“Who’s at fault here? It’s not the broker. It’s not the insurance company either. It’s the plan sponsor who makes the system possible for what it is. They are in a position of power which most don’t understand they have. They should dominate the equation. A dominant fee based and experienced insurance advisor helps them do just that. “Me Too” fee based insurance advisors don’t. The later works for fees, the former works on principle.” – Bill Rusteberg
Behind the Scenes, Health Insurers Use Cash and Gifts to Sway Which Benefits Employers Choose
The insurance industry gives lucrative commissions and bonuses — from six-figure payouts to a chance to bat against Mariano Rivera — to the independent brokers who advise employers. Critics call the payments a “classic conflict of interest” that drive up costs.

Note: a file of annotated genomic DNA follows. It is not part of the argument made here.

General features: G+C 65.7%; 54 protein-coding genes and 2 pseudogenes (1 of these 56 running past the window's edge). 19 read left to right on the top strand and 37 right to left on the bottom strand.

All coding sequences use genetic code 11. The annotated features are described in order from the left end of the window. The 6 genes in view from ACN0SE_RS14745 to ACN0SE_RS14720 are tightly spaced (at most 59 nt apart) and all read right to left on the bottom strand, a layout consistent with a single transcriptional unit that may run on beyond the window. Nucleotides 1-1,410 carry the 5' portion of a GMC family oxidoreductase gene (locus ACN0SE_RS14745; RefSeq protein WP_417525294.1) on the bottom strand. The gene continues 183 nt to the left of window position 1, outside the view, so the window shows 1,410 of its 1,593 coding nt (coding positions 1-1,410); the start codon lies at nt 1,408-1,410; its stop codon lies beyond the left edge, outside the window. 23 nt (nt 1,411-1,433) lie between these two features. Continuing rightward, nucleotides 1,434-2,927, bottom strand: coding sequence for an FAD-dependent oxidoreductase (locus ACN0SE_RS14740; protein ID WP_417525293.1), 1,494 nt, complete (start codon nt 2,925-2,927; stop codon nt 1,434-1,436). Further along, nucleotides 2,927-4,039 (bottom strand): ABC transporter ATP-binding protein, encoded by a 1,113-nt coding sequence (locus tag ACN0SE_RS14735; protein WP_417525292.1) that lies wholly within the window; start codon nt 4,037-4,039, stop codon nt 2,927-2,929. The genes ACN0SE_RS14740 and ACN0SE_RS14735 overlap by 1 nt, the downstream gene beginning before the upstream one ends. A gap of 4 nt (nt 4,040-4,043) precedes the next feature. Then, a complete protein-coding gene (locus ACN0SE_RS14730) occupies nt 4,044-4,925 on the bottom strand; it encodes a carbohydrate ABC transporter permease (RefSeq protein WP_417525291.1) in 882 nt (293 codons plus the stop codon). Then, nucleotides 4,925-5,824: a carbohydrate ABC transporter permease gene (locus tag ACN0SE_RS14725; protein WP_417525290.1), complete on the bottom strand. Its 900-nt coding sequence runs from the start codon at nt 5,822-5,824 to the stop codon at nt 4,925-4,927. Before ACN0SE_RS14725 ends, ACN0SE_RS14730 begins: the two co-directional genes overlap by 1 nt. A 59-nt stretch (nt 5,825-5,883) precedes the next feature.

The Confounding Way We Pay for Care
This story was co-published with NPR’s Shots blog.
The pitches to the health insurance brokers are tantalizing.
“Set sail for Bermuda,” says insurance giant Cigna, offering top-selling brokers five days at one of the island’s luxury resorts.
Health Net of California’s pitch is not subtle: A smiling woman in a business suit rides a giant $100 bill like it’s a surfboard. “Sell more, enroll more, get paid more!” In some cases, its ad says, a broker can “power up” the bonus to $150,000 per employer group.
Not to be outdone, New York’s EmblemHealth promises top-selling brokers “the chance of a lifetime”: going to bat against the retired legendary New York Yankees pitcher Mariano Rivera. In another offer, the company, which bills itself as the state’s largest nonprofit plan, focuses on cash: “The more subscribers you enroll … the bigger the payout.” Bonuses, it says, top out at $100,000 per group, and “there’s no limit to the number of bonuses you can earn.
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